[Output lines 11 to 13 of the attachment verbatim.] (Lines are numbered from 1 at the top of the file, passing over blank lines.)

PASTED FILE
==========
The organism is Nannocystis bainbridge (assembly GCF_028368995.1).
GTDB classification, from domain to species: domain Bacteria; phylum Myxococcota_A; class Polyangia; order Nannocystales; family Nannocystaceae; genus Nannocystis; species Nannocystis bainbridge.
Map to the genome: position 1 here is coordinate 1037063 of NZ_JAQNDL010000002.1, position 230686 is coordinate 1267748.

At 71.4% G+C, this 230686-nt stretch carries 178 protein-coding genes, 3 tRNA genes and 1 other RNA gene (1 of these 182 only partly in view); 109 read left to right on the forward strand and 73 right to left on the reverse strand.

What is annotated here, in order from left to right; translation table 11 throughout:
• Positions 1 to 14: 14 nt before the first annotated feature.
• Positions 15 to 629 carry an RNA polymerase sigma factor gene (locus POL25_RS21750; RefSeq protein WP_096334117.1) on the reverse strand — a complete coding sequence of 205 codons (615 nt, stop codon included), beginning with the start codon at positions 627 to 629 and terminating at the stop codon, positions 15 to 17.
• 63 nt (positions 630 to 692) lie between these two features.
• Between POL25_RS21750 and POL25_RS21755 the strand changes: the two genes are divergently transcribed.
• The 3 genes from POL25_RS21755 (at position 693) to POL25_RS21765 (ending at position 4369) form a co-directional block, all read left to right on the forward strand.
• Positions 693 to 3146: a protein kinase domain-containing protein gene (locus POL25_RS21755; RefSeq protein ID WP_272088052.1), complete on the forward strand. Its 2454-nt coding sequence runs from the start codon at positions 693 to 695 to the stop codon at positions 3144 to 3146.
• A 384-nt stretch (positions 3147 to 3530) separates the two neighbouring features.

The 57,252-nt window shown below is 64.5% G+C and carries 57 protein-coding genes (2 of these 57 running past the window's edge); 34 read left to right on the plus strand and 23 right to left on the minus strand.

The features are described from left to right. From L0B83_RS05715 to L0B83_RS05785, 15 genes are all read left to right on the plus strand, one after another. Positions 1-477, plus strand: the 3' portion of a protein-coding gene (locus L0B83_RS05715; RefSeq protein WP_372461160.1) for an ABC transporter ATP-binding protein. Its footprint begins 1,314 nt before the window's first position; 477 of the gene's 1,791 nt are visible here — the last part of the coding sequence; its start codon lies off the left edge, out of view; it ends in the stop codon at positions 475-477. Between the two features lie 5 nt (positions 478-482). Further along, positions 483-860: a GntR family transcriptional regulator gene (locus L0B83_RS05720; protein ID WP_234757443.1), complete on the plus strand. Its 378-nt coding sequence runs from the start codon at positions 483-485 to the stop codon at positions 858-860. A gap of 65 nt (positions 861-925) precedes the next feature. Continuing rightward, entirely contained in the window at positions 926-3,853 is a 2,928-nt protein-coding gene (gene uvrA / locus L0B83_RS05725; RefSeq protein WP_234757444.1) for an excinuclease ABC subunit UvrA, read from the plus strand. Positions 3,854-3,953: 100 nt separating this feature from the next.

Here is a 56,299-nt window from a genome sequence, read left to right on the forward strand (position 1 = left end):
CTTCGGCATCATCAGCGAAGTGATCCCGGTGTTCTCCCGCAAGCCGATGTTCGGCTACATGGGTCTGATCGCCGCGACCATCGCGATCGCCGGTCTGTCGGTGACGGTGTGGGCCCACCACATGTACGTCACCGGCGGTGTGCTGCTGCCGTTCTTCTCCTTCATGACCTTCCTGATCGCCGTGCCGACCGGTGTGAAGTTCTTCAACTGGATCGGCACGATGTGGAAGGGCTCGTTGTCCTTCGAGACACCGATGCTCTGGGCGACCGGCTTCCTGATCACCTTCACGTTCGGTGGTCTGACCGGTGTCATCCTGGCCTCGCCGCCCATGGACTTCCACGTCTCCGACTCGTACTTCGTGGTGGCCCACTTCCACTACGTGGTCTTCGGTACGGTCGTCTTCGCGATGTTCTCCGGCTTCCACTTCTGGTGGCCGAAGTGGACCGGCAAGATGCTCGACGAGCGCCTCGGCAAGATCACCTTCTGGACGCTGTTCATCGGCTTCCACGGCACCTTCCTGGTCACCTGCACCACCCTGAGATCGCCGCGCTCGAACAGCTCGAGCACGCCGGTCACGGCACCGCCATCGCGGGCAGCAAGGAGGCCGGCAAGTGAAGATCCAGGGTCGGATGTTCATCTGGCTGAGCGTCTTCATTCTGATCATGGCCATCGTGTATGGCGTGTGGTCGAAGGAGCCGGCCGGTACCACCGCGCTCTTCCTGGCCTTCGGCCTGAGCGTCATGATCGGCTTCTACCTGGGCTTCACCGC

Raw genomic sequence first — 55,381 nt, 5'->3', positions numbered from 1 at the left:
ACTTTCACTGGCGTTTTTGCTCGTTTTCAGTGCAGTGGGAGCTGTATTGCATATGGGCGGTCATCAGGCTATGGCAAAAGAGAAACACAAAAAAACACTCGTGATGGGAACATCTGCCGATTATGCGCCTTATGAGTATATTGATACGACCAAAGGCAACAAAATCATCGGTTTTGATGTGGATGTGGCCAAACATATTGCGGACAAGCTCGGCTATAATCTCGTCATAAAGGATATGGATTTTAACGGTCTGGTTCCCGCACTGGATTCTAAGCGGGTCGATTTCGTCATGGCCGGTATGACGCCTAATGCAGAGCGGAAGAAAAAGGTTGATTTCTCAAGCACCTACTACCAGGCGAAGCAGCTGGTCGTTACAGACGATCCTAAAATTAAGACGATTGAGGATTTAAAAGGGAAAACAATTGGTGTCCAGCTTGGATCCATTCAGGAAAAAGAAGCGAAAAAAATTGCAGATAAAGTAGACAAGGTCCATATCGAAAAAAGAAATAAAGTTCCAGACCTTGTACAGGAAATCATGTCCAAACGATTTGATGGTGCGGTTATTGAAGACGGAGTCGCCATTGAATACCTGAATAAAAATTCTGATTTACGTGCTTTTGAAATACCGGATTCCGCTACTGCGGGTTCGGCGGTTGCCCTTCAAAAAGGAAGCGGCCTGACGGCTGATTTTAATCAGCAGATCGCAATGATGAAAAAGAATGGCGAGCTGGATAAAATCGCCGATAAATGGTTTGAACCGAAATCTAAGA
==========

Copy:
• Positions 693 to 3146: a protein kinase domain-containing protein gene (locus POL25_RS21755; RefSeq protein ID WP_272088052.1), complete on the forward strand. Its 2454-nt coding sequence runs from the start codon at positions 693 to 695 to the stop codon at positions 3144 to 3146.
• A 384-nt stretch (positions 3147 to 3530) separates the two neighbouring features.

The 57,252-nt window shown below is 64.5% G+C and carries 57 protein-coding genes (2 of these 57 running past the window's edge); 34 read left to right on the plus strand and 23 right to left on the minus strand.